Sequence 2. Conversations: Writing to Inform

Much of the writing you’ll do in college is connected to texts produced by people who have ideas about the same topic on which you’re working. Academic writing is often thought of as part of a conversation, because of the way writers and researchers build on, respond to, and disagree with one another’s work. As has already been mentioned, writing is a complex social activity, and it can be particularly complex when managing multiple sources and perspectives.

As understood in Sequence 2, writing that informs is writing that organizes and explains a variety of information and thoughtful points of view gathered through research on an event, topic, object, or issue. An important first step in this intellectual process is to locate relevant material related to your interest. For instance, if you’re  interested in an event that involves freedom of speech, you’ll need to learn where to look for sources that will help you understand issues and arguments related to freedom of speech controversies, as well as to your event. Then you’ll need to choose sources that provide a range of perspectives you can investigate or study.

The writing you do in Sequence 2 will build this kind of information literacy as you’re guided  through a process of discovery, learning to find and use texts or other sources that are reliable even when providing diverse points of view. Along the way, you’ll enter into written conversations that provide context for your own ideas and writing. Sequence 2 writing assignments will include summarizing, analyzing, and synthesizing information so that others understand the knowledge you’re  discovering. This kind of writing – or this kind of purpose for writing – is valuable in many contexts within the university and workplace. It can also provide a foundation for further investigation and for developing your own contribution to an academic or other public conversation.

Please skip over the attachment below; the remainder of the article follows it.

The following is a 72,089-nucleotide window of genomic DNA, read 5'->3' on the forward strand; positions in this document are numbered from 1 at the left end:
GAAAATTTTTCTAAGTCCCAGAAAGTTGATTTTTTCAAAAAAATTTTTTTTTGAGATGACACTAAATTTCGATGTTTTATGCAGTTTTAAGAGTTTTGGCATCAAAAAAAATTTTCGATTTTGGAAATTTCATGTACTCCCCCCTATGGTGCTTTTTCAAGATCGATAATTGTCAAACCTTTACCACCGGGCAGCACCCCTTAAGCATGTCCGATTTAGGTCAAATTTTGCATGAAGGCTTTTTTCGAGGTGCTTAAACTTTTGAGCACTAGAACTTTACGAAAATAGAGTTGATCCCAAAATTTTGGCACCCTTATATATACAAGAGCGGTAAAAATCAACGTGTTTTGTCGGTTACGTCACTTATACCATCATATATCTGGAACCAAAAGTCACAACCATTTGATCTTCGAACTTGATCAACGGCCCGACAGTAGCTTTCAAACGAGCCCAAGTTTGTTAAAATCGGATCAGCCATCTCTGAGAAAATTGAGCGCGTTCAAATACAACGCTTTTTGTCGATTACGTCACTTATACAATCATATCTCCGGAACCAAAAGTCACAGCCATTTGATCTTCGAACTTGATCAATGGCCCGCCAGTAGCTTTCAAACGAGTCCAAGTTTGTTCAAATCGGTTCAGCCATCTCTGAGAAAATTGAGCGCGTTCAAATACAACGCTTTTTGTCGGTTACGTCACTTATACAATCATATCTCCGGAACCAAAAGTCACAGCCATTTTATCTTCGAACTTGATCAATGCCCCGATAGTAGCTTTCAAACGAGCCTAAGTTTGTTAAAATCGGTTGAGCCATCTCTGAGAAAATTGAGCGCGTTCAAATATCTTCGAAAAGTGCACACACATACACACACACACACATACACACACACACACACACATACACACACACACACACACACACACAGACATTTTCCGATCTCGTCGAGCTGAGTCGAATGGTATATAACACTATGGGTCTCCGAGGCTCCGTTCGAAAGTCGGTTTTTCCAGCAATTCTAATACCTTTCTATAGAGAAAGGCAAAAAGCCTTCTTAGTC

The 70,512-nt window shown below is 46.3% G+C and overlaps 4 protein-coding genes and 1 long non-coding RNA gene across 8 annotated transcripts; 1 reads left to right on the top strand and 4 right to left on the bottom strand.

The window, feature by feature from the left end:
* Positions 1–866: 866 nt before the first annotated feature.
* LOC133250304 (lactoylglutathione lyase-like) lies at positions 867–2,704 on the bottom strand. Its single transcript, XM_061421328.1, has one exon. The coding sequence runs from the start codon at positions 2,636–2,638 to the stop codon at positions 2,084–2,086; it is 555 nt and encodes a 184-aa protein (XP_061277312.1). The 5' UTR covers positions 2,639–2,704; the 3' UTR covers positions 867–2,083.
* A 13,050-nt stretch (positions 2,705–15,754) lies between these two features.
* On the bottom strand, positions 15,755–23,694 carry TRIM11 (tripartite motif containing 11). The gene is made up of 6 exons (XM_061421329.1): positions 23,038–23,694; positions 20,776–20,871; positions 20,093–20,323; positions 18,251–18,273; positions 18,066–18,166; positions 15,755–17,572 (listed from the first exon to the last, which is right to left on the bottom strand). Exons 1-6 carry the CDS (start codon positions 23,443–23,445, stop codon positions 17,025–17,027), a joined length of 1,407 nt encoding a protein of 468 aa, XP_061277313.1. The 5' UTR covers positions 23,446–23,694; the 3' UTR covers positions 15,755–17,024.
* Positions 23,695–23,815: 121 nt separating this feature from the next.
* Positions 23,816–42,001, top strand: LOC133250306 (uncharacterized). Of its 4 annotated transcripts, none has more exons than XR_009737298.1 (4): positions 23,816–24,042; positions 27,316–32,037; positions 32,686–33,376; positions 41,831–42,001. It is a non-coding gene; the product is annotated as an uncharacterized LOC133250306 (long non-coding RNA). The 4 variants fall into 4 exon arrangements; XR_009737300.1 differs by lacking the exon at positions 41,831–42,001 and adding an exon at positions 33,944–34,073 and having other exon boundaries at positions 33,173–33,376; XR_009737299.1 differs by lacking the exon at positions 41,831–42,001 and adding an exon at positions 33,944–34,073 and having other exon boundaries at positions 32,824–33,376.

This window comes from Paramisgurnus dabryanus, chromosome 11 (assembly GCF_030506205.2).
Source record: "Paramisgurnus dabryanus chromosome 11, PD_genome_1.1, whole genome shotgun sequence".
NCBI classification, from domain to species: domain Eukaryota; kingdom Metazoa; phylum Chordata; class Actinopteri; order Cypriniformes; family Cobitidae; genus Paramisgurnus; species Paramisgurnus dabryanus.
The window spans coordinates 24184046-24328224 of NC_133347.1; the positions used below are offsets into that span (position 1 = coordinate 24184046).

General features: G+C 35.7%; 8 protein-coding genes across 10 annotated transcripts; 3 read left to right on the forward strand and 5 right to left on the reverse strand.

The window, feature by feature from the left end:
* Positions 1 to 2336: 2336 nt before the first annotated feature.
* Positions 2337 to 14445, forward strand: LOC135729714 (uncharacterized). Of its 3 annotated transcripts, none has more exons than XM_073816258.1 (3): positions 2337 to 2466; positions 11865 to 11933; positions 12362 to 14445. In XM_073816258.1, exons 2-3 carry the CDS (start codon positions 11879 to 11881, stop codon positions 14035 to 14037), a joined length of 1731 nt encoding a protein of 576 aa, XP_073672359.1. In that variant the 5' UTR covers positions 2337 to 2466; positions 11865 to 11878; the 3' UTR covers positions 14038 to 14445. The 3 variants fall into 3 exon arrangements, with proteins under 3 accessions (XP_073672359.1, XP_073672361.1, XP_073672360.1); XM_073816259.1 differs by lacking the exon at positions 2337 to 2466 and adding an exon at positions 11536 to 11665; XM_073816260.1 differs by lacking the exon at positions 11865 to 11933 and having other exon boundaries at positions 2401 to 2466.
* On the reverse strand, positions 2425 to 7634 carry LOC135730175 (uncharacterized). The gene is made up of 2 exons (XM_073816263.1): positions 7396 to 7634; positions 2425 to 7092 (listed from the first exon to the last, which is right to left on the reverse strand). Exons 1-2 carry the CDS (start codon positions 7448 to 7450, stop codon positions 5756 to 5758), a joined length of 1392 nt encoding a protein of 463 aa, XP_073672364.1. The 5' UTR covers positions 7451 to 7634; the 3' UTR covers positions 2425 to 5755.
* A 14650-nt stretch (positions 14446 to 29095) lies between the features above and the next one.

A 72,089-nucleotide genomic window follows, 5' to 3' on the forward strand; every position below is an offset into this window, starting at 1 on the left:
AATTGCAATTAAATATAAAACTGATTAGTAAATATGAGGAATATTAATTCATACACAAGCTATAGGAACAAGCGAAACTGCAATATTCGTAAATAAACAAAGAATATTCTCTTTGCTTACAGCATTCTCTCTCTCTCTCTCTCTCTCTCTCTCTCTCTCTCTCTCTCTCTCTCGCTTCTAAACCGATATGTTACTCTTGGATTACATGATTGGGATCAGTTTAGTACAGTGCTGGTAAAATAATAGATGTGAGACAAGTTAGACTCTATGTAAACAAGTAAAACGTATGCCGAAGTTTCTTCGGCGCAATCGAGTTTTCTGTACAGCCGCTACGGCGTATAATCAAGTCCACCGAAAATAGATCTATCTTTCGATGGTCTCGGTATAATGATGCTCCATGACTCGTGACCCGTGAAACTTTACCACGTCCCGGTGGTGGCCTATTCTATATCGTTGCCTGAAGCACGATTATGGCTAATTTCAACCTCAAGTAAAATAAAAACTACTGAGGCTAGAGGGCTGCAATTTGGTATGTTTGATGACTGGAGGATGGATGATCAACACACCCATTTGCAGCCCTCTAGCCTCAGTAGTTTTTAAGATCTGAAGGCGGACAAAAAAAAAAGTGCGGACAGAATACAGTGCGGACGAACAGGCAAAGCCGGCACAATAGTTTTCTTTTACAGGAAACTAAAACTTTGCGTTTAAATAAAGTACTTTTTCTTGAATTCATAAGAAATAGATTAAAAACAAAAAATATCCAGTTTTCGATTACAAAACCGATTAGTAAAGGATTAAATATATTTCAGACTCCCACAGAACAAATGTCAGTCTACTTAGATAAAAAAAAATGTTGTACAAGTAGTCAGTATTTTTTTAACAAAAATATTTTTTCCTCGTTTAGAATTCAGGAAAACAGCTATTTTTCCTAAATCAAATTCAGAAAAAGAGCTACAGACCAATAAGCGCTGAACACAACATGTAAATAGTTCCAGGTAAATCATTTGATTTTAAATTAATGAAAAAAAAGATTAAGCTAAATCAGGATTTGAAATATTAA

Note: In the shortened summer term, the work of Sequences 2 and 3 are often integrated into a single sequence of assignments.

Sequence 3. Critique: Developing an Approach through Research and Argumentation

The final sequence of assignments asks you to  develop a critique, that is, to approach a topic or issue in a curious and analytical way that allows you to develop your own perspective on it.  Part of your job will include designing and executing a research plan to guide your investigation. The writing you produce should make some form of an argument about your researched topic, supporting your views with specific reasons and evidence. It’s important to note that making an argument does not mean taking sides in a simplistic pro or con manner. It also does not assume you have reached a definitive answer. Arguments can be made as a way to explore an issue and raise intelligent questions.